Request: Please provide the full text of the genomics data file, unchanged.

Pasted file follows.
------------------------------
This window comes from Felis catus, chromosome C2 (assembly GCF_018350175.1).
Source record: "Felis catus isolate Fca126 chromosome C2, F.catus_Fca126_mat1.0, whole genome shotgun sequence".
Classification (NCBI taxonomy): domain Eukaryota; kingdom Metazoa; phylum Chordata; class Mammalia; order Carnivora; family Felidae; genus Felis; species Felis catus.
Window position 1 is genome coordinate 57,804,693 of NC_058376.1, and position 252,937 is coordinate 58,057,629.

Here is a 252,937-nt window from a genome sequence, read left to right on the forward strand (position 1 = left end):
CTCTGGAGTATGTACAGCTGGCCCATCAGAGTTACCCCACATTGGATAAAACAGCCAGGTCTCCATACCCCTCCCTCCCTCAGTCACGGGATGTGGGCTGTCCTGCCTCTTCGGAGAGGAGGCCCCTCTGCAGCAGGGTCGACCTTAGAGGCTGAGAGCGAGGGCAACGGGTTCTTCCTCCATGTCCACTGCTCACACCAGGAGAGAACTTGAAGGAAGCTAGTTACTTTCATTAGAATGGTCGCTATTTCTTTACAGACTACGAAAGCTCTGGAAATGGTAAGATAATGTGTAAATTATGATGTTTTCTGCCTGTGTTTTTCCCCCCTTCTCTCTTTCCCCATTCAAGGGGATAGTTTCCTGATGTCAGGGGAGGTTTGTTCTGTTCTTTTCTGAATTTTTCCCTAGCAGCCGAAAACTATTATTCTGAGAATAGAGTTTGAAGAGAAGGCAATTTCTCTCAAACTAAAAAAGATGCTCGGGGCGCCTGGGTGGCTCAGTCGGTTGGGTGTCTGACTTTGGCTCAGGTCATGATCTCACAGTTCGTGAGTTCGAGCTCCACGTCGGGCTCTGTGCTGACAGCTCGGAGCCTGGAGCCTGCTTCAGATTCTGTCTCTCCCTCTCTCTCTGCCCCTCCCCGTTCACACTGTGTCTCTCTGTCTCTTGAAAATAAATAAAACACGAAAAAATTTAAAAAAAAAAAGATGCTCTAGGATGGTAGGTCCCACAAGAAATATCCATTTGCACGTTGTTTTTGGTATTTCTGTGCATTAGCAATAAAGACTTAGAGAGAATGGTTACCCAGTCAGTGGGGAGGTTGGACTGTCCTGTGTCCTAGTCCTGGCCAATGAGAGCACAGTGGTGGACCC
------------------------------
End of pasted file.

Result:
This window comes from Felis catus, chromosome C2 (assembly GCF_018350175.1).
Source record: "Felis catus isolate Fca126 chromosome C2, F.catus_Fca126_mat1.0, whole genome shotgun sequence".
Classification (NCBI taxonomy): domain Eukaryota; kingdom Metazoa; phylum Chordata; class Mammalia; order Carnivora; family Felidae; genus Felis; species Felis catus.
Window position 1 is genome coordinate 57,804,693 of NC_058376.1, and position 252,937 is coordinate 58,057,629.

Here is a 252,937-nt window from a genome sequence, read left to right on the forward strand (position 1 = left end):
CTCTGGAGTATGTACAGCTGGCCCATCAGAGTTACCCCACATTGGATAAAACAGCCAGGTCTCCATACCCCTCCCTCCCTCAGTCACGGGATGTGGGCTGTCCTGCCTCTTCGGAGAGGAGGCCCCTCTGCAGCAGGGTCGACCTTAGAGGCTGAGAGCGAGGGCAACGGGTTCTTCCTCCATGTCCACTGCTCACACCAGGAGAGAACTTGAAGGAAGCTAGTTACTTTCATTAGAATGGTCGCTATTTCTTTACAGACTACGAAAGCTCTGGAAATGGTAAGATAATGTGTAAATTATGATGTTTTCTGCCTGTGTTTTTCCCCCCTTCTCTCTTTCCCCATTCAAGGGGATAGTTTCCTGATGTCAGGGGAGGTTTGTTCTGTTCTTTTCTGAATTTTTCCCTAGCAGCCGAAAACTATTATTCTGAGAATAGAGTTTGAAGAGAAGGCAATTTCTCTCAAACTAAAAAAGATGCTCGGGGCGCCTGGGTGGCTCAGTCGGTTGGGTGTCTGACTTTGGCTCAGGTCATGATCTCACAGTTCGTGAGTTCGAGCTCCACGTCGGGCTCTGTGCTGACAGCTCGGAGCCTGGAGCCTGCTTCAGATTCTGTCTCTCCCTCTCTCTCTGCCCCTCCCCGTTCACACTGTGTCTCTCTGTCTCTTGAAAATAAATAAAACACGAAAAAATTTAAAAAAAAAAAGATGCTCTAGGATGGTAGGTCCCACAAGAAATATCCATTTGCACGTTGTTTTTGGTATTTCTGTGCATTAGCAATAAAGACTTAGAGAGAATGGTTACCCAGTCAGTGGGGAGGTTGGACTGTCCTGTGTCCTAGTCCTGGCCAATGAGAGCACAGTGGTGGACCC